Age, Biography and Wiki
Sten Odenwald (Sten Felix Odenwald) was born on 23 November, 1952 in Karlskoga, Sweden.
|Popular As||Sten Felix Odenwald|
|Age||68 years old|
|Born||23 November 1952|
Sten Odenwald Height, Weight & Measurements
At 68 years old, Sten Odenwald height not available right now. We will update Sten Odenwald’s Height, weight, Body Measurements, Eye Color, Hair Color, Shoe & Dress size soon as possible.
|Body Measurements||Not Available|
|Eye Color||Not Available|
|Hair Color||Not Available|
Dating & Relationship status
He is currently single. He is not dating anyone. We don’t have much information about He’s past relationship and any previous engaged. According to our Database, He has no children.
Sten Odenwald Net Worth
His net worth has been growing significantly in 2019-2020. So, how much is Sten Odenwald worth at the age of 68 years old? Sten Odenwald’s income source is mostly from being a successful . He is from American. We have estimated Sten Odenwald’s net worth, money, salary, income, and assets.
|Net Worth in 2020||$1 Million – $5 Million|
|Salary in 2019||Under Review|
|Net Worth in 2019||Pending|
|Salary in 2019||Under Review|
|Source of Income|
Sten Odenwald Social Network
|Sten Odenwald Twitter|
|Wikipedia||Sten Odenwald Wikipedia|
The Astronomy Cafe is a website that Odenwald started in 1995 as an experiment in public education using the then-new medium of the World Wide Web, which could now be navigated with the MOSAIC web browser. It initially offered essays and collections of visual imagery in astronomy. Odenwald debuted the Ask the Astronomer section of the site in 1996, where he invited people to email questions about astronomy, and he would post the answers. The Astronomy Café traffic grew, and by 1998, the Ask the Astronomer section had reached 3000 questions. Over the years, Odenwald has created web resources in space weather, and a variety of NASA resources such as [email protected]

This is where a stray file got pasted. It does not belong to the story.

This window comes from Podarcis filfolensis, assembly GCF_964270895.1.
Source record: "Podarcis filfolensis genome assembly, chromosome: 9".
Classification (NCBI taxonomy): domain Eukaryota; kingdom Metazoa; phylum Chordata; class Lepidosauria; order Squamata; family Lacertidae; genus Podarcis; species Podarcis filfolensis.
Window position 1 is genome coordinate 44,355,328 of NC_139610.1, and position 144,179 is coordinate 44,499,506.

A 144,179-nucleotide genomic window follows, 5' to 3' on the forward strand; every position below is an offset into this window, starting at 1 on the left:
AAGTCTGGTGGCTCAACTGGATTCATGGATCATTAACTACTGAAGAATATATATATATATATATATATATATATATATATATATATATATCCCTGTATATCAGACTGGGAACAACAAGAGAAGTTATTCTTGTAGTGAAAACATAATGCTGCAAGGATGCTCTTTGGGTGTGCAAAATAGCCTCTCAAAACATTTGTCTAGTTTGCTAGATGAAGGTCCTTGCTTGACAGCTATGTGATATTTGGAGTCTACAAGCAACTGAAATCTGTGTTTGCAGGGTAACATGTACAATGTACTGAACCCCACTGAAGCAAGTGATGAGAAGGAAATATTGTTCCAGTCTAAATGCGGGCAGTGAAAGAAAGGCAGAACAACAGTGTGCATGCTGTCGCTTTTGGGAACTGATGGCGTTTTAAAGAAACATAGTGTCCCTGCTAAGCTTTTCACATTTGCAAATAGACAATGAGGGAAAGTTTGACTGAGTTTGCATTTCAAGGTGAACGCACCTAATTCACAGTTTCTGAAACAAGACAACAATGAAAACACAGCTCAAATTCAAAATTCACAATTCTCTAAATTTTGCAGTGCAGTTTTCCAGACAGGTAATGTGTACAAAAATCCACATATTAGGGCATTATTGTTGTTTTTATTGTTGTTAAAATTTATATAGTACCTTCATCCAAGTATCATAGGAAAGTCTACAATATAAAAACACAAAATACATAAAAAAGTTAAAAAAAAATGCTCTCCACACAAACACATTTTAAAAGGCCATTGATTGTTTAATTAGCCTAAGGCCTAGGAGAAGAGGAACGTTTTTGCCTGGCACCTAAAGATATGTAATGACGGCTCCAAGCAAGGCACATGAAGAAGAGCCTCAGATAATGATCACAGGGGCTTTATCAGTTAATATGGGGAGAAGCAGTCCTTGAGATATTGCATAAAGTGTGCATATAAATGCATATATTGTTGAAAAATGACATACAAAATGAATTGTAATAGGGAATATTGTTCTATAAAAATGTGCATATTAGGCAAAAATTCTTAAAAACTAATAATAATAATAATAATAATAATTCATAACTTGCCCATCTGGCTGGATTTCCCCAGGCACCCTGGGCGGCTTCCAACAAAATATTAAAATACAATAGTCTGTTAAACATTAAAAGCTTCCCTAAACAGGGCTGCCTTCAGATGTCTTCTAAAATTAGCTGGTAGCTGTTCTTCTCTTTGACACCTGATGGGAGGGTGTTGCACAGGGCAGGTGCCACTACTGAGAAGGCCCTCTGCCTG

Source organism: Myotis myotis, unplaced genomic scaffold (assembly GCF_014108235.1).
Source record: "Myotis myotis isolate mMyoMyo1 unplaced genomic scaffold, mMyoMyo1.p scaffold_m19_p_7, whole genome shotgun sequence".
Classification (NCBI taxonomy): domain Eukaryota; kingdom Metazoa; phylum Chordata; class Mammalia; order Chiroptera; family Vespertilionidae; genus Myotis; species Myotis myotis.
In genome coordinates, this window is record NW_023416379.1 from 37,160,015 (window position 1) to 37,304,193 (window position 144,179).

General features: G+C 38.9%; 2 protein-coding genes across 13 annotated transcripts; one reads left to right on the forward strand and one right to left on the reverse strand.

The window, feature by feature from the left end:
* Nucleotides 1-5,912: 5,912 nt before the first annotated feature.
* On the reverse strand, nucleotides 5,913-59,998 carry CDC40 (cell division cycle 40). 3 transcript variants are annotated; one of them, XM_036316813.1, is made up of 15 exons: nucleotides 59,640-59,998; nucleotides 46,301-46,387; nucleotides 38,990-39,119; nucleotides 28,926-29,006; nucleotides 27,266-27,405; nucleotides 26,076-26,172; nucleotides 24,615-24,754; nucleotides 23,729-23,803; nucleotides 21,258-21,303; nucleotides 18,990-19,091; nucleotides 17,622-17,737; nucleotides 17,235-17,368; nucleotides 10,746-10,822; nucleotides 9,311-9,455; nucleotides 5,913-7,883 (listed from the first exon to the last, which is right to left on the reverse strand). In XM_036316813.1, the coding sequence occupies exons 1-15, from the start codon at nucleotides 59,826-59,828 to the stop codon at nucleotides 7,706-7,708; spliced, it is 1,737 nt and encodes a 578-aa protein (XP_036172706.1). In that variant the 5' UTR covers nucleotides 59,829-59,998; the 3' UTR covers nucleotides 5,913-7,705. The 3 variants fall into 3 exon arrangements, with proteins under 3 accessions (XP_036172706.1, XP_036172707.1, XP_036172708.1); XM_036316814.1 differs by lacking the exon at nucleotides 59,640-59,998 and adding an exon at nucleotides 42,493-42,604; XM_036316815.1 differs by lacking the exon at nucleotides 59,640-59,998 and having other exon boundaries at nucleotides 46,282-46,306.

After a brief stint working for NASA headquarters pursuing education projects, he joined Dr. Mike Hauser with the Cosmic Background Explorer (COBE) Team in 1992, working on the Diffuse Infrared Background Experiment (DIRBE). In addition to continuing his investigations of the Cygnus-X region using the new DIRBE far-infrared data, he made the discovery that the DIRBE instrument could detect over 100 galaxies beyond the Milky Way. This was a capacity that the COBE Science Team had not considered. This led to a breakthrough paper detailing the quantity of very cold interstellar dust in these galaxies, which were all spiral-type. In addition to investigating individual extragalactic sources, Odenwald collaborated with Dr. Alexander Kashlinsky and Dr. John Mather, who were investigating the cosmic infrared background, which as yet had not been detected by 1997. When the COBE program ended, Odenwald continued his collaboration with Kashlinsky and Mather, which led to a number of papers related to the cosmic infrared background radiation and traces of its structure at infrared wavelengths. Since 2005, Odenwald’s research has focused on space weather, specifically the way in which solar storms cause economic damage to satellites in space.